The strict definition of a neo-pro is any rider who joins a UCI ProTeam or Professional Continental Team for the first time no later than during his twenty-fifth year. In other words it’s not just someone in their first year. Here the challenges are different, the stories above are about confirming talent and assuming leadership. Below it is about coping with pressure, finding your way and learning.
Lachlan Morton seems to have been around for some time but he’s just 21 years old. A member of the Slipstream, aka Garmin, development team for years, he turned pro in 2013. A pure climber he was off the radar in the Tour de Romandie and Tour de Suisse this year but came good in the second half of the season with success in the Tour of Utah and the USA Pro Challenge.
Bryan Coquard was second to Hansen in the Olympics but got the jump on him as a pro. Now heading for his second year as a pro, he had an impressive début with an exceptional sprinting speed, all in a 60kg package too.
Is Jasper Stuyven the replacement for Tom Boonen? I thought about including Tommeke on the list of riders to watch for 2014 to see if he’ll be back but instead here’s Stuyven who’s joined Trek Factor Racing. He had a solid 2013 with a stack of top-10 finishes on a variety of terrain, including fifth in Stage 1 in the Tour of California. He’ll join Bob Jungels who can pass on some tips about being a neo. The Luxembourger won his national championships this year but had a series of solid results elsewhere, he can sprint fast and is excellent against the watch so will he emerge as a Cancellara-type of classics rider or become more an all-rounder for stage races.
If you’ve been following the sport for long enough you’ll remember Erik Zabel standing the Champs Elysées year after year to collect the Tour’s green jersey with his young son Rick Zabel. Zabel junior has grown up fast and will be a pro with BMC Racing in 2014. It seems early given he’s just turned 20. If you wonder if Andy Rihs’s Swiss Francs have been deployed once again to hoover up a big name, think twice because at the age of 18 he won the German U-23 national championships and this year he took the U-23 Tour of Flanders. Having a famous dad can open doors but it means inevitable comparisons and extra media attention.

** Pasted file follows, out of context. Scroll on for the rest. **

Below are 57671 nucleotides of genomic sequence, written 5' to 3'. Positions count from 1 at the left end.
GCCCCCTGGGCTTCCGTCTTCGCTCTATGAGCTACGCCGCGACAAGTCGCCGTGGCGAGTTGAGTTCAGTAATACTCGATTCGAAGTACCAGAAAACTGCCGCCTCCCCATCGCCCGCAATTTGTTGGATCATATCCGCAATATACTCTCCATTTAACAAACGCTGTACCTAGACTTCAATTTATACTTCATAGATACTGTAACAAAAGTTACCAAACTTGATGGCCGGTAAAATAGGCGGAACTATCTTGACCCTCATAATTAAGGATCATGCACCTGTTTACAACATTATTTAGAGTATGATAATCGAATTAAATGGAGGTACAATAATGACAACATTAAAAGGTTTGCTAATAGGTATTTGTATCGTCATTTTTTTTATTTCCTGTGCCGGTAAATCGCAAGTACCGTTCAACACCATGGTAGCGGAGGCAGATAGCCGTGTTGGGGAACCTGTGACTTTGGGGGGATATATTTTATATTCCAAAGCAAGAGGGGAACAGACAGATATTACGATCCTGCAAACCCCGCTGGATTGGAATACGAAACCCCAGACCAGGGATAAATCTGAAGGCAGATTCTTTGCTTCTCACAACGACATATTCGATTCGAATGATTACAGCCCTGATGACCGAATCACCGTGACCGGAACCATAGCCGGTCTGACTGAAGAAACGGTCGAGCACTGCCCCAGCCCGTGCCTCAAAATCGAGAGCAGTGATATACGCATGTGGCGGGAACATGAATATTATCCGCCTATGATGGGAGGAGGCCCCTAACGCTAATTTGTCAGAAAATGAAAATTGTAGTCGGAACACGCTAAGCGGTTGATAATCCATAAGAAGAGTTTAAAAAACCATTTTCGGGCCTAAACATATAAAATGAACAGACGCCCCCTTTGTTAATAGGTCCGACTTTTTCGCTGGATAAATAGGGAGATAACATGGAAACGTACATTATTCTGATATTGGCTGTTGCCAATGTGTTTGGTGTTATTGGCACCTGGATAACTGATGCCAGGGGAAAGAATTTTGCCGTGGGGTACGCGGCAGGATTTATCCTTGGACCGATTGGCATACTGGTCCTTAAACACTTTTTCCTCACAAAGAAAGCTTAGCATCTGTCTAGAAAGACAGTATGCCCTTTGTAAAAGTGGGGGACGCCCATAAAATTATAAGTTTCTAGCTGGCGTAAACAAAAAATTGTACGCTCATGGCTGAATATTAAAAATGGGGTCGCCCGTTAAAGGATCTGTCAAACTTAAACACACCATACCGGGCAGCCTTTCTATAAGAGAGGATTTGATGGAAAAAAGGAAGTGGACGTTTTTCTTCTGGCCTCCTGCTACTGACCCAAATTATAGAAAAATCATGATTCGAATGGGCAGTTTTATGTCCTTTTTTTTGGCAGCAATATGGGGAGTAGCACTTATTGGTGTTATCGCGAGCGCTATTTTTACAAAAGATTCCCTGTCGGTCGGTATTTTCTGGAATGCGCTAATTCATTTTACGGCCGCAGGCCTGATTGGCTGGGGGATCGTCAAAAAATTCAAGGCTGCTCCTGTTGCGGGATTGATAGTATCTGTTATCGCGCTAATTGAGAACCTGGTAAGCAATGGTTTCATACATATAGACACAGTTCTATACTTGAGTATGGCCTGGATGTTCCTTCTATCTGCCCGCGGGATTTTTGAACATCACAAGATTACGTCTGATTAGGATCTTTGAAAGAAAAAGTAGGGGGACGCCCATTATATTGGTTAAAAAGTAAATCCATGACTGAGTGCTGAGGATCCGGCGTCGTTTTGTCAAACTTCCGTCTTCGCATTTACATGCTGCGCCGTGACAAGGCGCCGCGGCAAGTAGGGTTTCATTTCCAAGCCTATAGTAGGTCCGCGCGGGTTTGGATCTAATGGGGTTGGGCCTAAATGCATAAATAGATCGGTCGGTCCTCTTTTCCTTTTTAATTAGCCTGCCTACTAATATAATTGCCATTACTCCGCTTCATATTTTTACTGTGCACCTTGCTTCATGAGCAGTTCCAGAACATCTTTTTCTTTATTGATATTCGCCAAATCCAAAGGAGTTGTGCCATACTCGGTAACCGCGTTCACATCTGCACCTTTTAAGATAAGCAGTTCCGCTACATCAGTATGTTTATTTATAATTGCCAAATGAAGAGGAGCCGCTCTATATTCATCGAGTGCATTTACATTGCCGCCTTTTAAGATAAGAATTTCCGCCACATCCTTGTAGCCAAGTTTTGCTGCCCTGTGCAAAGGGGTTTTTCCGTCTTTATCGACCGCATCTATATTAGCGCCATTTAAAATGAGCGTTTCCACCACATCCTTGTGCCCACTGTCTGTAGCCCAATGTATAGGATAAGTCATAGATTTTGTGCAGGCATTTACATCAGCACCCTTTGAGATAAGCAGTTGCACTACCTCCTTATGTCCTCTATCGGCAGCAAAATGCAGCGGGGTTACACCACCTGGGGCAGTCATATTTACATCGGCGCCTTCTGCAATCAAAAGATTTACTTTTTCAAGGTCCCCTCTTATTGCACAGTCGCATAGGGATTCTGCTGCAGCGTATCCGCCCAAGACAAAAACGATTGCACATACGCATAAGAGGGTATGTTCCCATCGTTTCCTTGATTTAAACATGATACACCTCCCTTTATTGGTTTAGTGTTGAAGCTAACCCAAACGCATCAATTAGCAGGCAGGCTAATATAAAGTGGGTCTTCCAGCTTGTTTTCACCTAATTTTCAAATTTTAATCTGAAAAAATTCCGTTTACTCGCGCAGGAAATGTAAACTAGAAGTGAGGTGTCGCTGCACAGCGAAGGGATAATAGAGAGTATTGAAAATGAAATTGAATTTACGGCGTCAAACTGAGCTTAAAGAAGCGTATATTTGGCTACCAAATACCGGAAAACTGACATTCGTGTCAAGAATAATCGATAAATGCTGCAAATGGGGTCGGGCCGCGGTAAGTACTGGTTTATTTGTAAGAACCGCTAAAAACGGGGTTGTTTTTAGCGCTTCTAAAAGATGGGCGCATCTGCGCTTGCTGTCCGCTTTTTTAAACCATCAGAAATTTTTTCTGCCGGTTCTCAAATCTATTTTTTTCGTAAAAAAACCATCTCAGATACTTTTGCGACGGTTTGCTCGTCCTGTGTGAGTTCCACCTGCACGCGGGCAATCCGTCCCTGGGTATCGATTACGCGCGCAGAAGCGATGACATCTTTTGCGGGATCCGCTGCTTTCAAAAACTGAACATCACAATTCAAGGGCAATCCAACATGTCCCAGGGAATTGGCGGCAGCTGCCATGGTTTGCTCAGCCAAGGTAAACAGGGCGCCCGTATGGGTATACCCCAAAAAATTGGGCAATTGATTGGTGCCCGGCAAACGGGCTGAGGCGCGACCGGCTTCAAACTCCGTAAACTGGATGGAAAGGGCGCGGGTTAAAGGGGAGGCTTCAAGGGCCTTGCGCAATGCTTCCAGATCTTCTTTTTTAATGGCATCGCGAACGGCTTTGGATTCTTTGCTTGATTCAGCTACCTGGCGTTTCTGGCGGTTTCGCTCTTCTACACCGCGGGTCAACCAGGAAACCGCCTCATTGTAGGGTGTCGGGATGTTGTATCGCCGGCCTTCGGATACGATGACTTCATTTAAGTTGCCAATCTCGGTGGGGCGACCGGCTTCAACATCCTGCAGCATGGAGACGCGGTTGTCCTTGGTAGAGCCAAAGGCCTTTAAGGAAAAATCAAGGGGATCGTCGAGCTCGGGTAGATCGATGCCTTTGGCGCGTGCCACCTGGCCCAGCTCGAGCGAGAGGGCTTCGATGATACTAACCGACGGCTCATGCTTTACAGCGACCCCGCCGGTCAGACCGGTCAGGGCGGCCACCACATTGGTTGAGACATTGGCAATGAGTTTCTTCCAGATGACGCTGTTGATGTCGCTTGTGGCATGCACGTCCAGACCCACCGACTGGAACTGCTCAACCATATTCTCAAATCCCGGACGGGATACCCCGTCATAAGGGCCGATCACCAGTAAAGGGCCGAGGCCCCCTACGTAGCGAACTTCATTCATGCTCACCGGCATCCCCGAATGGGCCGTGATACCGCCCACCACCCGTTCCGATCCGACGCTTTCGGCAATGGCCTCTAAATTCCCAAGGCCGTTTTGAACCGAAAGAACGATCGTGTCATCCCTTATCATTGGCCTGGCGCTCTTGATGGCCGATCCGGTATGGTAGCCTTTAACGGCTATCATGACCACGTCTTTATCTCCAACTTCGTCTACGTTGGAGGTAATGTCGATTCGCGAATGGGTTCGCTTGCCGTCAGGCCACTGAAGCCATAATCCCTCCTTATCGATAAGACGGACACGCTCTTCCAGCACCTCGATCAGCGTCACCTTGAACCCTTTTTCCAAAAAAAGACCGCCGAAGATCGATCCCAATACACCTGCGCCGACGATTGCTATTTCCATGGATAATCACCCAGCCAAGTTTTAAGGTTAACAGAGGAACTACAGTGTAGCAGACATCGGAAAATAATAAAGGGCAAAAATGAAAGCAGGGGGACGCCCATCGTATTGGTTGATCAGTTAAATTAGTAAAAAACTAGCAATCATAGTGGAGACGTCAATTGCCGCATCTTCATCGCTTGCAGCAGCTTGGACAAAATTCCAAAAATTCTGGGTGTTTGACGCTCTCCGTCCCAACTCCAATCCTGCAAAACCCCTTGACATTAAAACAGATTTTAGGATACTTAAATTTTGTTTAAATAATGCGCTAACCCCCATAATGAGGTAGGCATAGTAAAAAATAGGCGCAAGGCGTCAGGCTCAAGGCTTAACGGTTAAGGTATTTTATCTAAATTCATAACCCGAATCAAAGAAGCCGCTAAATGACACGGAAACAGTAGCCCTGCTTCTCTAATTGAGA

If the Zabel story is about inheritance, here’s one of identical DNA. It feels hard to chose between Simon Yates and his twin brother Adam but Simon’s had the better results of late. Points race world champion, he took two stages of the Tour de l’Avenir and then beat the pros to take the Tour of Britain’s “mountain” stage. It’s interesting to see the brothers join Orica-Greenedge but logical, pro teams might have national roots but this does not mean it is the best environment for every compatriot. As others of have said Alex Dowsett would not have won the time trial stage of the Giro if he was on Team Sky because he probably would not have been selected for the race. Orica-Greenedge has seen several Aussies slip their grasp but it’ll be interesting to see how Simon Yates fares on a team already packed with fast-finishers like Michael Matthews, Daryl Impey and Simon Gerrans.
Finally lists are often as much about the names you exclude. Beyond any riders included the peloton’s a big place packed with interesting stories. I didn’t include Chris Froome because he’s bound to aim for a similar linear trajectory towards the Tour de France although a repeat is not a certainty; Richie Porte won’t be there to help as he bids for the Giro. MTN-Qhubeka have two returning riders in Linus Gerdemann and J-L Augustyn and their comebacks will be worth following. Diego Ulissi finished the 2013 season with a string of wins to finally confirm the promise, can he pick up where he left off? Meanwhile Tom Boonen seems to alternate between good and bad years, will 2014 prove successful again? Matej Mohorič stays in the U-23 ranks for a few months and he’s perhaps too young to expect much in the pro ranks but his win in the junior worlds in 2012 and then U-23 in 2013 suggests something very special and Caleb Ewan gets the same treatment, he’s signed a contract with Orica-Greenedge but will only move up at the end of the season.